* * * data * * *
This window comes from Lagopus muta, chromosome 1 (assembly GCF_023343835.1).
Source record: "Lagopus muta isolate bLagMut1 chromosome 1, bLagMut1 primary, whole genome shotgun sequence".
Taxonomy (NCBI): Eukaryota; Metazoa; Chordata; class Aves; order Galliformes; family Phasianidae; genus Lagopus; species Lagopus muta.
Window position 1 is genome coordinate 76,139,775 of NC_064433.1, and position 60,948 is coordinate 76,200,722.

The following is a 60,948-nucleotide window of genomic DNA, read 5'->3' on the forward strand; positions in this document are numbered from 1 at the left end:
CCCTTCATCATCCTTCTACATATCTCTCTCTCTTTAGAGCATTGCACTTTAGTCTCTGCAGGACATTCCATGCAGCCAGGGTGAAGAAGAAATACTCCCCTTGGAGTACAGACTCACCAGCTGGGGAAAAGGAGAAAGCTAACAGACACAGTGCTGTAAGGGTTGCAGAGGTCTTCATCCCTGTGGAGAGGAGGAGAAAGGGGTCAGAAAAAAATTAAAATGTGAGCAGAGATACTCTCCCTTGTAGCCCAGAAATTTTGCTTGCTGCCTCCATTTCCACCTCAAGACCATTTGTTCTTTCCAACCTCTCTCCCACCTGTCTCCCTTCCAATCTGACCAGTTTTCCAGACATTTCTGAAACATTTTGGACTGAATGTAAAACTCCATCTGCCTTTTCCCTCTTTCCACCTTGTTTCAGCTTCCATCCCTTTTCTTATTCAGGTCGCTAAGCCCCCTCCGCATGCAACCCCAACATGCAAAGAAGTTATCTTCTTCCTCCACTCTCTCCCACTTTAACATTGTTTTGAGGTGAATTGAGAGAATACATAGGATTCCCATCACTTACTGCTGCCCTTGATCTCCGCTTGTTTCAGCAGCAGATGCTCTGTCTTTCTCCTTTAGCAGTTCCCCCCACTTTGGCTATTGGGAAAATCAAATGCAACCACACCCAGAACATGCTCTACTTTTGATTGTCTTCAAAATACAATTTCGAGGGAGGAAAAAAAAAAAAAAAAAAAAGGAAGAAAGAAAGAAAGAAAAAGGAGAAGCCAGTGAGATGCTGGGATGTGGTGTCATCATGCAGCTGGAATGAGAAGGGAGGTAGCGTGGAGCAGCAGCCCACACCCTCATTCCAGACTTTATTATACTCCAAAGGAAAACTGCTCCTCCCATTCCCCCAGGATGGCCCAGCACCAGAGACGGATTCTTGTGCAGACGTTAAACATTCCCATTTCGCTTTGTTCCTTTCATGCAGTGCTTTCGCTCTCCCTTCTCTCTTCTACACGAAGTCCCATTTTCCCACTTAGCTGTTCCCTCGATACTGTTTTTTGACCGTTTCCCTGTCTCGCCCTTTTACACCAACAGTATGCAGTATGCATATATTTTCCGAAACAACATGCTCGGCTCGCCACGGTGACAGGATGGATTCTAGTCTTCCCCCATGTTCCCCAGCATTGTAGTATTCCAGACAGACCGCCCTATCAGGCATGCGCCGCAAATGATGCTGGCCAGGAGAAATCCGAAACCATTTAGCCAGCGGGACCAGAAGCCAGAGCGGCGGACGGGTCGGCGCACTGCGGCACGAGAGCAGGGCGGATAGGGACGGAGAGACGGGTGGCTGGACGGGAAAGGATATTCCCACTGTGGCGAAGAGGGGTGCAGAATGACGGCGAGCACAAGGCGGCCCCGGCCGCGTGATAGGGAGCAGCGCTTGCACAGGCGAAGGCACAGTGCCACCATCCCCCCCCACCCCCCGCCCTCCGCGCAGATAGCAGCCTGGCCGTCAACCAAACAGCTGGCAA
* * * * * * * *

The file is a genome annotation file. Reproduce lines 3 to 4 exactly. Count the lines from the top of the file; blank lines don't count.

Taxonomy (NCBI): Eukaryota; Metazoa; Chordata; class Aves; order Galliformes; family Phasianidae; genus Lagopus; species Lagopus muta.
Window position 1 is genome coordinate 76,139,775 of NC_064433.1, and position 60,948 is coordinate 76,200,722.